Sunday, September 13, 2020



The Aerospatiale/BAC Concorde is a British French turbojet powered supersonic passenger airliner that was operated until 2003. It had a maximum speed over twice the speed of sound, at Mach 2.04 (1,354 mph or 2,180 km/h at cruise altitude), with seating for 92 to 128 passengers. First flown in 1969, Concorde entered service in 1976 and continued flying for the next 27 years. It is one of only two supersonic transports to have been operated commercially; the other is the Soviet-built Tupolev Tu-144, which operated in the late 1970.

Concorde was jointly developed and manufactured by Sud Aviation (later Aerospatiale) and the British Aircraft Corporation (BAC) under an Anglo French treaty. Twenty aircraft were built, including six prototypes and development aircraft. Air France and British Airways were the only airlines to purchase and fly Concorde. The aircraft was used mainly by wealthy passengers who could afford to pay a high price in exchange for the aircraft's speed and luxury service. For example, in 1997, the round trip ticket price from New York to London was $7,995 (equivalent to $12,700 in 2019), more than 30 times the cost of the cheapest option to fly this route.

The original programme cost estimate was £70 million. The programme experienced huge overruns and delays, with the program eventually costing £1.3 billion. It was this extreme cost that became the main factor in the production run being much smaller than anticipated. Later, another factor, which affected the viability of all supersonic transport programmes, was that supersonic flight could be used only on ocean crossing routes, to prevent sonic boom disturbance over populated areas. With only seven airframes each being operated by the British and French, the per-unit cost was impossible to recoup, so the French and British governments absorbed the development costs. British Airways and Air France were able to operate Concorde at a profit, in spite of very high maintenance costs, because the aircraft was able to sustain a high ticket price.

Among other destinations, Concorde flew regular transatlantic flights from London's Heathrow Airport and Paris's Charles de Gaulle Airport to John F. Kennedy International Airport in New York, Washington Dulles International Airport in Virginia and Grantley Adams International Airport in Barbados; it flew these routes in less than half the time of other airliners.

Concorde won the 2006 Great British Design Quest, organised by the BBC and the Design Museum of London, beating other well known designs such as the BMC Mini, the miniskirt, the Jaguar E-Type, the London Tube map and the Supermarine Spitfire. The type was retired in 2003, three years after the crash of Air France Flight 4590, in which all passengers and crew were killed. The general downturn in the commercial aviation industry after the September 11 attacks in 2001 and the end of maintenance support for Concorde by Airbus (the successor company of Aerospatiale) also contributed to the retirement.

General Features

Concorde is an ogival delta winged aircraft with four Olympus engines based on those employed in the RAF's Avro Vulcan strategic bomber. It is one of the few commercial aircraft to employ a tailless design (the Tupolev Tu-144 being another). Concorde was the first airliner to have a (in this case, analogue) fly-by-wire flight-control system; the avionics system Concorde used was unique because it was the first commercial aircraft to employ hybrid circuits. The principal designer for the project was Pierre Satre, with Sir Archibald Russell as his deputy.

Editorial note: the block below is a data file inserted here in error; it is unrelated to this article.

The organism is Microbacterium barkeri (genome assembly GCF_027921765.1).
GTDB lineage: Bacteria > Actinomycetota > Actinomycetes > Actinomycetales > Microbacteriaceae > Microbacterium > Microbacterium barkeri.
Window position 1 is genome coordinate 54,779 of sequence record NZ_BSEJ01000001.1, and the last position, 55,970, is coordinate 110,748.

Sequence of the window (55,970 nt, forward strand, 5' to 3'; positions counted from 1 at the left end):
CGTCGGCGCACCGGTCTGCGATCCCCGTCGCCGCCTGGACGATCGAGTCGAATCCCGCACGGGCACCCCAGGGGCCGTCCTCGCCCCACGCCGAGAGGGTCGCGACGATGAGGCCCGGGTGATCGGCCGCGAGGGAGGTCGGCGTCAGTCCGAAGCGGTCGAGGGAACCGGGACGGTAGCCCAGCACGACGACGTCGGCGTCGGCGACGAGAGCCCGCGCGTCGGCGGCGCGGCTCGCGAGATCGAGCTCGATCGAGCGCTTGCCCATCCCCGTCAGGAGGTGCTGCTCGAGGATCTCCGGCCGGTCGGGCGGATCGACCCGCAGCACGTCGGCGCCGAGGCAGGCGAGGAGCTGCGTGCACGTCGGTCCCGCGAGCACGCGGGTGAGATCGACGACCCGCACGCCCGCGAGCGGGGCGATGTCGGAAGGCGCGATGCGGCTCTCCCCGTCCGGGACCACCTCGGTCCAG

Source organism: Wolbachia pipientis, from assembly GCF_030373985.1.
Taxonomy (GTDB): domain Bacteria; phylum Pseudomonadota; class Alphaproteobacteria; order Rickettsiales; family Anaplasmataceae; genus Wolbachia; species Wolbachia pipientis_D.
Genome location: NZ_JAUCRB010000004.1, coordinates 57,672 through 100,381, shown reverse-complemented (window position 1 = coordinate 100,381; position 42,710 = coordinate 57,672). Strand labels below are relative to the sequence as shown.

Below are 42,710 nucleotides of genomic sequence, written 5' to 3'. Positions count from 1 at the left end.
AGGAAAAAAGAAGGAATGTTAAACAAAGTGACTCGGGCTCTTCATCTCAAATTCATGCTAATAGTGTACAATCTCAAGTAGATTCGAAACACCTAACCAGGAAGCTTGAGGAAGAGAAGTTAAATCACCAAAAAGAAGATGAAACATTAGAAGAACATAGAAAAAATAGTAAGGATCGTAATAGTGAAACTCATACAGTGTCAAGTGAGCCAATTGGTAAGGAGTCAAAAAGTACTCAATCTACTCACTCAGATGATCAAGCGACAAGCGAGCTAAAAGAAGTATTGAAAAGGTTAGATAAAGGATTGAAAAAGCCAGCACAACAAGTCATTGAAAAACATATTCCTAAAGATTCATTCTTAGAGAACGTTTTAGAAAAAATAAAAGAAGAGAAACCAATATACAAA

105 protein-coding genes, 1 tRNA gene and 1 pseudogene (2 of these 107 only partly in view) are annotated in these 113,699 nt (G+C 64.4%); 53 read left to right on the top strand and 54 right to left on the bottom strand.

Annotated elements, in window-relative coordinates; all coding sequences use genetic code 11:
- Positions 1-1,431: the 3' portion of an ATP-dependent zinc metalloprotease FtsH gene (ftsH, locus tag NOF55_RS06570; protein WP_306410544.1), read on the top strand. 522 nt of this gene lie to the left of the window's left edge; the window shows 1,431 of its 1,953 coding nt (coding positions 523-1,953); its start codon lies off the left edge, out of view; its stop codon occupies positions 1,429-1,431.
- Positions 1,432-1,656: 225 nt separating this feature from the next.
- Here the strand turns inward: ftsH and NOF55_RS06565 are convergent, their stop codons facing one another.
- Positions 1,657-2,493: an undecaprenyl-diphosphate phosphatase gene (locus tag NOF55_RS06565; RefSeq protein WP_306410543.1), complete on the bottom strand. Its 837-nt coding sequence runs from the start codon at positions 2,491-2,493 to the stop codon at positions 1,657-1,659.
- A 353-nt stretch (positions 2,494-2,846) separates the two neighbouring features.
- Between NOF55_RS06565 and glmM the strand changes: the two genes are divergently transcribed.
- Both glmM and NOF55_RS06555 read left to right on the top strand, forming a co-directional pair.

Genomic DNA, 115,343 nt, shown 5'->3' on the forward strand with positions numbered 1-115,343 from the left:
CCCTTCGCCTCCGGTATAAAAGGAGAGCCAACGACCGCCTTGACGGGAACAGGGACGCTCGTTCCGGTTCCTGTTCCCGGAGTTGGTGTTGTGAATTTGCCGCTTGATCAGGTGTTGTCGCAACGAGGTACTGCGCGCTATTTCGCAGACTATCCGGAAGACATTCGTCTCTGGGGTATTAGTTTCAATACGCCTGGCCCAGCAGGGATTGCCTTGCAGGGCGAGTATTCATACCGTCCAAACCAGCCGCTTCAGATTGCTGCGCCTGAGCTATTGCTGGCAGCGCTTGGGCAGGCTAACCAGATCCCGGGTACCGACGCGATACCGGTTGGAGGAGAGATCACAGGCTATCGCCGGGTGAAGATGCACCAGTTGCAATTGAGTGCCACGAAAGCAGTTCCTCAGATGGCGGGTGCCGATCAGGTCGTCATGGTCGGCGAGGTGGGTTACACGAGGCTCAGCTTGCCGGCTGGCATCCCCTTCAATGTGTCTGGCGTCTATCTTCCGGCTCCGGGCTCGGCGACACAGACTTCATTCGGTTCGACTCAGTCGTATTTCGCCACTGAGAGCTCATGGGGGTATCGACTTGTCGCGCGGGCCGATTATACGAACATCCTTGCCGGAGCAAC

Concorde pioneered the following technologies:

For high speed and optimisation of flight:

Double delta (ogee/ogival) shaped wings

Variable engine air intake ramp system controlled by digital computers

Supercruise capability

Thrust-by-wire engines, predecessor of today's FADEC-controlled engines

Droop nose for better landing visibility

For weight-saving and enhanced performance:

Mach 2.02 (~2,154 km/h or 1,338 mph) cruising speed for optimum fuel consumption (supersonic drag minimum and turbojet engines are more efficient at higher speed) Fuel consumption at Mach 2 (2,120 km/h; 1,320 mph) and at altitude of 60,000 feet (18,000 m) was 4,800 US gallons per hour (18,000 L/h).

Mainly aluminium construction using a high temperature alloy similar to that developed for aero-engine pistons. This material gave low weight and allowed conventional manufacture (higher speeds would have ruled out aluminium)

Full regime autopilot and autothrottle allowing "hands off" control of the aircraft from climb out to landing

Fully electrically controlled analogue fly by wire flight controls systems

High pressure hydraulic system using 28 MPa (4,100 psi) for lighter hydraulic components, tripled independent systems ("Blue", "Green", and "Yellow") for redundancy, with an emergency ram air turbine (RAT) stored in the port-inner elevon jack fairing supplying "Green" and "Yellow" as backup.

Complex air data computer (ADC) for the automated monitoring and transmission of aerodynamic measurements (total pressure, static pressure, angle of attack, side-slip).

Fully electrically controlled analogue brake-by-wire system

Pitch trim by shifting fuel fore-and-aft for centre-of-gravity (CoG) control at the approach to Mach 1 and above with no drag penalty. Pitch trimming by fuel transfer had been used since 1958 on the B-58 supersonic bomber.

Parts made using "sculpture milling", reducing the part count while saving weight and adding strength.

No auxiliary power unit, as Concorde would only visit large airports where ground air start carts are available.


Air France Flight 4590

On 25 July 2000, Air France Flight 4590, registration F-BTSC, crashed in Gonesse, France, after departing from Charles de Gaulle Airport en route to John F. Kennedy International Airport in New York City, killing all 100 passengers and nine crew members on board as well as four people on the ground. It was the only fatal accident involving Concorde.

According to the official investigation conducted by the Bureau d'Enquetes et d'Analyses pour la Sécurité de l'Aviation Civile (BEA), the crash was caused by a metallic strip that had fallen from a Continental Airlines DC-10 that had taken off minutes earlier. This fragment punctured a tyre on Concorde's left main wheel bogie during take off. The tyre exploded, and a piece of rubber hit the fuel tank, which caused a fuel leak and led to a fire. The crew shut down engine number 2 in response to a fire warning, and with engine number 1 surging and producing little power, the aircraft was unable to gain altitude or speed. The aircraft entered a rapid pitch up then a sudden descent, rolling left and crashing tail-low into the Hôtelissimo Les Relais Bleus Hotel in Gonesse.